You will help me, Bulus and God.

On September 22, 1941, the start of the year 5702 in the Jewish calendar, Renia Spiegel wrote in her diary about the prospect of finally seeing her mother after months of separation.

Now the dream has practically come true.  It’s the New Year today and the dream has come true?  Actually not completely, but in 99% it did.  And I wish all dreams came true like this.  It feels so strange.  To think that Mama is so close, that she’s in the same city, that she’s thinking about me now, that she’d like to embrace me as much as I her … to think there’s a horrible river, a river people have made horrible.  A river which has been separating us for two years–and now again.  Why it’s unthinkable that I can’t see Mother when she’s here so close, so close.

Renia started her diary at the end of January 1939.  She was 13 years old, and lived with her grandparents in Przemysl in southern Poland, near the border with Ukraine.  Her mother lived in Warsaw, where she had moved to promote the acting career of her youngest daughter Ariana.  The picture of the three of them at the top of this post was taken in 1937.

Eight months after Renia started her diary, Hitler and Stalin divided Poland.  Before the Soviets arrived, the Germans bombed Przemysl, destroying the pedestrian/vehicular bridge over the river San.  They also immediately started beating and shooting Jewish inhabitants.  Before pulling back across the San for the Soviet occupation, the Germans burned the Old Synagogue, the Klois, the Hassidic prayer house, the Tempel Synagogue on Jagiellonska Street and parts of the Jewish quarter.  Like many inhabitants of Przemysl, Renia, her sisters, and her grandfather fled the city, staying in Lwow (now Lviv, Ukraine) until Soviet troops arrived.

While Renia, her sister, and her grandparents were in the Soviet sector, her mother was caught in Warsaw in the German sector.  The river San marked the border between these two sectors in Przemysl.  That’s the “horrible river” which Renia refers to in her diary entry.  Even though the Germans had invaded a few months earlier and Przemysl was all under German control as Renia was writing, only the railroad bridge was left for people to get across the river.  The Germans did not allow civilians, especially Jews, to use that bridge.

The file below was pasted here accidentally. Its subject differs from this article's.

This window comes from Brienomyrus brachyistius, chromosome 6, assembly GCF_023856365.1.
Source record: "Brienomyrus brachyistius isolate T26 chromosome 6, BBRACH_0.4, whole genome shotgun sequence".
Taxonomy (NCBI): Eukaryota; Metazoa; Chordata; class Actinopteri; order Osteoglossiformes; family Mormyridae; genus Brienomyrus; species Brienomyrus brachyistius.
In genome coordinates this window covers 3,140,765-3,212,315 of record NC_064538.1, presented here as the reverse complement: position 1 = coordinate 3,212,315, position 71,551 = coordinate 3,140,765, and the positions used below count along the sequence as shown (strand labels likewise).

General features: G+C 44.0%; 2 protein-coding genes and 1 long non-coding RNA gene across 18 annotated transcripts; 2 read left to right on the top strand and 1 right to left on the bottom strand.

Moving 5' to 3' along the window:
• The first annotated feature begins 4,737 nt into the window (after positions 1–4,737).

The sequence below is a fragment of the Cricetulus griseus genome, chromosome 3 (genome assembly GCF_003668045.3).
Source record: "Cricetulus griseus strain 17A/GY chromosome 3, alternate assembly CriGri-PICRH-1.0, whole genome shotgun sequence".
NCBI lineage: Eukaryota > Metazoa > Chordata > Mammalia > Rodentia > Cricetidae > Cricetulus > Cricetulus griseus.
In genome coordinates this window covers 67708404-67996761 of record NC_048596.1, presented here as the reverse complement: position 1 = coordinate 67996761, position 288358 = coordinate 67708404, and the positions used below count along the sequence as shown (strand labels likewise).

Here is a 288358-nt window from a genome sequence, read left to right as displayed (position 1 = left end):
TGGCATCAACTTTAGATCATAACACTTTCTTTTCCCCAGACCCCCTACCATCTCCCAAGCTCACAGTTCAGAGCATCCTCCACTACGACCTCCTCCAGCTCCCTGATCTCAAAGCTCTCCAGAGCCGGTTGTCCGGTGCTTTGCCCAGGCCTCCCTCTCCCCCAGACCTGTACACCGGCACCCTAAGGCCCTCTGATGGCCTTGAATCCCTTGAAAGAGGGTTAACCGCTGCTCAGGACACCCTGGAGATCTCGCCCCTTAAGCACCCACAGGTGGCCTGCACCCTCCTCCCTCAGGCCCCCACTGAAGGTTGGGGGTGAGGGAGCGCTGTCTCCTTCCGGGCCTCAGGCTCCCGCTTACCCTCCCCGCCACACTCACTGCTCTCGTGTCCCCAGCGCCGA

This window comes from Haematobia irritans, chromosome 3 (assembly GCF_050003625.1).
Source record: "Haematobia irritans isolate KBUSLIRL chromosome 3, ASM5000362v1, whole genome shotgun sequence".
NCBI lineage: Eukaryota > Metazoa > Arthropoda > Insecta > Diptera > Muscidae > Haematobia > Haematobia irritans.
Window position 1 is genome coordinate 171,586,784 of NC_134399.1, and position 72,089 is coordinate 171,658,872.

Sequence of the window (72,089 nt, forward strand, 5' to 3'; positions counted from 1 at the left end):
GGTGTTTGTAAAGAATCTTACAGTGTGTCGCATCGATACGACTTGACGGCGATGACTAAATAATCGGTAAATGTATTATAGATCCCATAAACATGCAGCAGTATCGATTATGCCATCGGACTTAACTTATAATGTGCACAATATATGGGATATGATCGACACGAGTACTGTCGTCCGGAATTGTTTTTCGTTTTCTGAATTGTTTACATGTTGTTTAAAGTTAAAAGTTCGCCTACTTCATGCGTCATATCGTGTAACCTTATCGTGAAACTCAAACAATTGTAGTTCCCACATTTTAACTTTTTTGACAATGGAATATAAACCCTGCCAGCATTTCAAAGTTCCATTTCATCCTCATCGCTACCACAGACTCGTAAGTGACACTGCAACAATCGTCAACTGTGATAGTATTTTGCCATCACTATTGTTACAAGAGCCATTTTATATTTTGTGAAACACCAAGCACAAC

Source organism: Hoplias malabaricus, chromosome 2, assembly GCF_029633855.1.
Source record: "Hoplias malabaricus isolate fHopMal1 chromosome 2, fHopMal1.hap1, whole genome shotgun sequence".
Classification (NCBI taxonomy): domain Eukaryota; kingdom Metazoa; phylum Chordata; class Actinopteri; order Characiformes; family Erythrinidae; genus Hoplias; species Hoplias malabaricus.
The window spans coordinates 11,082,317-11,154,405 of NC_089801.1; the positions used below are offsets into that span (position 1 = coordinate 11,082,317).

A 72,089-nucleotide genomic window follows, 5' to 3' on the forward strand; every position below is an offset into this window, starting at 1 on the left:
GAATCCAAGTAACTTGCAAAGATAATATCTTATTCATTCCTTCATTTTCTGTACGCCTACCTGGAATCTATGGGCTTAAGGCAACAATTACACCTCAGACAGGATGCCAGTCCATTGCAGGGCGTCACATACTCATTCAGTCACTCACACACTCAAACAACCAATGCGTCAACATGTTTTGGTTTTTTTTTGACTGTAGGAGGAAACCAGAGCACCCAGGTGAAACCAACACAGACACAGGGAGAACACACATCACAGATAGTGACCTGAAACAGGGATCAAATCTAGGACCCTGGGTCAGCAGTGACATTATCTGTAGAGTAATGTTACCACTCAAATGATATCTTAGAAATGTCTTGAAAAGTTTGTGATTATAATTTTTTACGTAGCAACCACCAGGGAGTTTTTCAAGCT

Renia ended this long Rosh Hashanah entry with a prayer.

Bye, Mama, sleep well; may you dream that everything I prayed for yesterday comes true.  Today I wish for a favorable end of the war, for my parents to reconcile, Zygus [her boyfriend] for me only, and good things for everyone.  You will help me, Bulus and God.

Renia used that last line, “You will help me, Bulus and God,” to end almost all the entries in her diary.  “Bulus” was her affectionate name for her mother.

Renia did not live to see the next New Year.  She was shot in the street, along with her boyfriend’s parents, in a German Aktion to clear the Przemysl Ghetteo on July 31, 1942.  Renia’s mother, sister, and boyfriend Zygmunt all survived the Holocaust through further tribulations.  Zygmunt recorded Renia’s murder on the last page of her diary and hid it in a safe place to be retrieved after he returned from Auschwitz.  He brought the diary to Renia’s sister, now called Elizabeth, in New York in the 1950s.  Elizabeth kept the diary in a safety deposit box until her daughter insisted that it should be translated and published.  That book Renia’s Diary was just published this September 24.  I just finished reading it in the wee hours of September 29.

Written this Rosh Hashanah 5780.  As did Renia, I wish good things for everyone.

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